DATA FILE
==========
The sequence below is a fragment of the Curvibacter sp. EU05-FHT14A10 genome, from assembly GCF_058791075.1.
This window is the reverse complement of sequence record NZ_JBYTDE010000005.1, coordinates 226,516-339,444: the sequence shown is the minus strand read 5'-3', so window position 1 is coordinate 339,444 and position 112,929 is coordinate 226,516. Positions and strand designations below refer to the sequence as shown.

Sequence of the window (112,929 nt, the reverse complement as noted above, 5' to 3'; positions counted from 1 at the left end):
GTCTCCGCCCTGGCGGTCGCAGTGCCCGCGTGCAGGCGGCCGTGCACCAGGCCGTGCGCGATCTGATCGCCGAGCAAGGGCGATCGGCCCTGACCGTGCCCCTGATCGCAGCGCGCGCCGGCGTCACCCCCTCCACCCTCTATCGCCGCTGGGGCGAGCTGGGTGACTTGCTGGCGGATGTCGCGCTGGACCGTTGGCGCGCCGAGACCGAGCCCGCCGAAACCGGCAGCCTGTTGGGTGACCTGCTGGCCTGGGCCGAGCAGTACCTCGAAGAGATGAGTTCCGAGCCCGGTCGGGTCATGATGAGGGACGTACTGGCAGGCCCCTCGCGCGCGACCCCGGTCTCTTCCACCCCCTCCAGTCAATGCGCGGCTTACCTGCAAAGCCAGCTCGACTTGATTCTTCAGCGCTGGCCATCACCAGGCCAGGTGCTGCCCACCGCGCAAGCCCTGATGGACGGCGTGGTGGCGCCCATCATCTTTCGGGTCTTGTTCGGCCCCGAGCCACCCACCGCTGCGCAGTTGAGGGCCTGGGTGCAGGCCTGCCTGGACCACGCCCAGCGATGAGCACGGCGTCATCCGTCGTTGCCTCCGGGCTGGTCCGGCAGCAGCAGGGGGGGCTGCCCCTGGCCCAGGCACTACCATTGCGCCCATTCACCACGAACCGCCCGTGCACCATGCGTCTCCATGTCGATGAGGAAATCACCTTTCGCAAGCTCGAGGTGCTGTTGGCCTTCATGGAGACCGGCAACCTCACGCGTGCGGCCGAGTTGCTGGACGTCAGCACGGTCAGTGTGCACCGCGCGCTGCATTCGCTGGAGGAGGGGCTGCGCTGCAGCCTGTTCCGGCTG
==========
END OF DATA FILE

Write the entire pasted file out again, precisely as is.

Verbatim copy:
The sequence below is a fragment of the Curvibacter sp. EU05-FHT14A10 genome, from assembly GCF_058791075.1.
This window is the reverse complement of sequence record NZ_JBYTDE010000005.1, coordinates 226,516-339,444: the sequence shown is the minus strand read 5'-3', so window position 1 is coordinate 339,444 and position 112,929 is coordinate 226,516. Positions and strand designations below refer to the sequence as shown.

Sequence of the window (112,929 nt, the reverse complement as noted above, 5' to 3'; positions counted from 1 at the left end):
GTCTCCGCCCTGGCGGTCGCAGTGCCCGCGTGCAGGCGGCCGTGCACCAGGCCGTGCGCGATCTGATCGCCGAGCAAGGGCGATCGGCCCTGACCGTGCCCCTGATCGCAGCGCGCGCCGGCGTCACCCCCTCCACCCTCTATCGCCGCTGGGGCGAGCTGGGTGACTTGCTGGCGGATGTCGCGCTGGACCGTTGGCGCGCCGAGACCGAGCCCGCCGAAACCGGCAGCCTGTTGGGTGACCTGCTGGCCTGGGCCGAGCAGTACCTCGAAGAGATGAGTTCCGAGCCCGGTCGGGTCATGATGAGGGACGTACTGGCAGGCCCCTCGCGCGCGACCCCGGTCTCTTCCACCCCCTCCAGTCAATGCGCGGCTTACCTGCAAAGCCAGCTCGACTTGATTCTTCAGCGCTGGCCATCACCAGGCCAGGTGCTGCCCACCGCGCAAGCCCTGATGGACGGCGTGGTGGCGCCCATCATCTTTCGGGTCTTGTTCGGCCCCGAGCCACCCACCGCTGCGCAGTTGAGGGCCTGGGTGCAGGCCTGCCTGGACCACGCCCAGCGATGAGCACGGCGTCATCCGTCGTTGCCTCCGGGCTGGTCCGGCAGCAGCAGGGGGGGCTGCCCCTGGCCCAGGCACTACCATTGCGCCCATTCACCACGAACCGCCCGTGCACCATGCGTCTCCATGTCGATGAGGAAATCACCTTTCGCAAGCTCGAGGTGCTGTTGGCCTTCATGGAGACCGGCAACCTCACGCGTGCGGCCGAGTTGCTGGACGTCAGCACGGTCAGTGTGCACCGCGCGCTGCATTCGCTGGAGGAGGGGCTGCGCTGCAGCCTGTTCCGGCTG